Indians have needs in the bullpen, too
NOV 19, 2013 8:27a ET
The move was quick and decisive on the first official day of the offseason to clear themselves of the $9 million or so obligation for him next season and the big giant headache he had become off the field and in the locker room.
For as much as Perez was maligned in Cleveland and the many high wire acts he put everyone through in the ninth inning, he posted 124 saves and a 3.33 ERA in 274 appearances in his five-year Indians career. It was a career that really, for the most part, was good, but the closers role is one of the most volatile in the sport because of how people fall into and out of favor of them so quickly.
Perez was nothing special, but he was a solid back-end reliever who usually got the job done by converting 86.7-percent of his saves as an Indian -- even if it left fans reaching for the Rolaids. But for a team with a finite budget and him slated to earn so much money next season, it is a move that had to be made. A team like the Indians with a payroll around $80-85 million can ill afford to have over 10 percent of their payroll tied into an average or slightly above average closer -- something that would have happened if Perez was retained for 2014.
Not only is Perez out of the picture, but ultra-reliable right-hander Joe Smith is a free agent and probably won't return because he's going to get a multi-year deal for $5-7 million a year. He is one of the more underappreciated players over the past five years as he has appeared in 303 games and racked up a 2.76 ERA as an Indian. Considering the volatile nature of relievers, it is not often you find a guy who performs so consistently year in and year out for as long as Smith has with the Indians.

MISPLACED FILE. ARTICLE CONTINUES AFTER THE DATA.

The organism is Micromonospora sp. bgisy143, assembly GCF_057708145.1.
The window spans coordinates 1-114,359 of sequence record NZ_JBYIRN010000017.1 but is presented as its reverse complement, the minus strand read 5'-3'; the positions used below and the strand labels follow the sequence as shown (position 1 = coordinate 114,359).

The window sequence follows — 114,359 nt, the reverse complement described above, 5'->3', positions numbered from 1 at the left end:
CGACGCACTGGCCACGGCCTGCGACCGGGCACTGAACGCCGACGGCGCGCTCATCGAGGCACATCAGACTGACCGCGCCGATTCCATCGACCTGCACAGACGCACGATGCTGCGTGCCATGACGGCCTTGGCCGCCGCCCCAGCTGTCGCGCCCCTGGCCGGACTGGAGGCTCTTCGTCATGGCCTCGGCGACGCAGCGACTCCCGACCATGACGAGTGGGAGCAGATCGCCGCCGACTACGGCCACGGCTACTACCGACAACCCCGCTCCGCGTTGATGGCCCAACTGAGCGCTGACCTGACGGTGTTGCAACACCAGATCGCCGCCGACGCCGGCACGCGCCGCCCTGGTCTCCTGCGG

With Perez and Smith gone, the Indians have said that internal options such as Bryan Shaw and Cody Allen will be considered for the vacant closer and setup role. Simply plugging in Shaw and Allen in the setup and closer role may be simple, but it doesn't offer up a lot of wiggle room either if one or both fail.
They do have Vinnie Pestano as an option, but he is a complete unknown going into next year. His health and confidence issues were a problem this season, and it is unknown if he will bounce back and be the Vinnie of old or end up on the Jensen Lewis career path.
They have some interesting young, inexperienced arms such as Preston Guilmet and C.C. Lee that could become much bigger factors later in the year. They have Blake Wood coming off of his first healthy season. And they also have the enigmatic Carlos Carrasco who might have the potential to be great in a bullpen role, but could struggle just as much as a reliever as he has as a starter.
But as a team expecting to contend next season, the Indians need another proven, experienced option or two for the back-end of the bullpen. If they were the Astros or another team looking to go through another development year, they could go with what they have to see what sticks. But as a contender they simply can't afford to do that since so many seasons are lost because of a bad bullpen.